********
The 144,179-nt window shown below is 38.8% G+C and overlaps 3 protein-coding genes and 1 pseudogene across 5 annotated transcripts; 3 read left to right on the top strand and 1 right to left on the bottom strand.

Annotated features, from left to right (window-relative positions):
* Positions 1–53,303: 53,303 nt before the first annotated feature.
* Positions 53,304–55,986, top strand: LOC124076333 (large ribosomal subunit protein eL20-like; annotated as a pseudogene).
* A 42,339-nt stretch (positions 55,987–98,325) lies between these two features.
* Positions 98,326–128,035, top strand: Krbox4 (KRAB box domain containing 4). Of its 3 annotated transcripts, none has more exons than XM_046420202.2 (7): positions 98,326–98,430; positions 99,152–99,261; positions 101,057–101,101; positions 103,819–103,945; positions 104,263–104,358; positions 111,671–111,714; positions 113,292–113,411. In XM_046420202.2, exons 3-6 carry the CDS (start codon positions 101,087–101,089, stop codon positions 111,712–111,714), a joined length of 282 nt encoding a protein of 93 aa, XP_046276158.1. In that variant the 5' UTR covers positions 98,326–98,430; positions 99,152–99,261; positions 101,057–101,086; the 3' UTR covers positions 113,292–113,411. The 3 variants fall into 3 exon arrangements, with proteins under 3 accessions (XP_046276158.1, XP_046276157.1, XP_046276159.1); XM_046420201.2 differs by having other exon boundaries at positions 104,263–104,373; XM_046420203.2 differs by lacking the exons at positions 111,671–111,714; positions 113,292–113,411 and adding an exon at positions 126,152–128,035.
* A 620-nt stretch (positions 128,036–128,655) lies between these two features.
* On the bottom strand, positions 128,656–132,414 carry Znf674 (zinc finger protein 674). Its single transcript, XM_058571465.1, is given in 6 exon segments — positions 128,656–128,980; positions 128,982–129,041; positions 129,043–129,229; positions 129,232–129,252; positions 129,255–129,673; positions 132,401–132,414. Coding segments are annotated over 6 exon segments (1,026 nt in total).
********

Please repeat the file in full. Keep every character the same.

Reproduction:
The 144,179-nt window shown below is 38.8% G+C and overlaps 3 protein-coding genes and 1 pseudogene across 5 annotated transcripts; 3 read left to right on the top strand and 1 right to left on the bottom strand.

Annotated features, from left to right (window-relative positions):
* Positions 1–53,303: 53,303 nt before the first annotated feature.
* Positions 53,304–55,986, top strand: LOC124076333 (large ribosomal subunit protein eL20-like; annotated as a pseudogene).
* A 42,339-nt stretch (positions 55,987–98,325) lies between these two features.
* Positions 98,326–128,035, top strand: Krbox4 (KRAB box domain containing 4). Of its 3 annotated transcripts, none has more exons than XM_046420202.2 (7): positions 98,326–98,430; positions 99,152–99,261; positions 101,057–101,101; positions 103,819–103,945; positions 104,263–104,358; positions 111,671–111,714; positions 113,292–113,411. In XM_046420202.2, exons 3-6 carry the CDS (start codon positions 101,087–101,089, stop codon positions 111,712–111,714), a joined length of 282 nt encoding a protein of 93 aa, XP_046276158.1. In that variant the 5' UTR covers positions 98,326–98,430; positions 99,152–99,261; positions 101,057–101,086; the 3' UTR covers positions 113,292–113,411. The 3 variants fall into 3 exon arrangements, with proteins under 3 accessions (XP_046276158.1, XP_046276157.1, XP_046276159.1); XM_046420201.2 differs by having other exon boundaries at positions 104,263–104,373; XM_046420203.2 differs by lacking the exons at positions 111,671–111,714; positions 113,292–113,411 and adding an exon at positions 126,152–128,035.
* A 620-nt stretch (positions 128,036–128,655) lies between these two features.
* On the bottom strand, positions 128,656–132,414 carry Znf674 (zinc finger protein 674). Its single transcript, XM_058571465.1, is given in 6 exon segments — positions 128,656–128,980; positions 128,982–129,041; positions 129,043–129,229; positions 129,232–129,252; positions 129,255–129,673; positions 132,401–132,414. Coding segments are annotated over 6 exon segments (1,026 nt in total).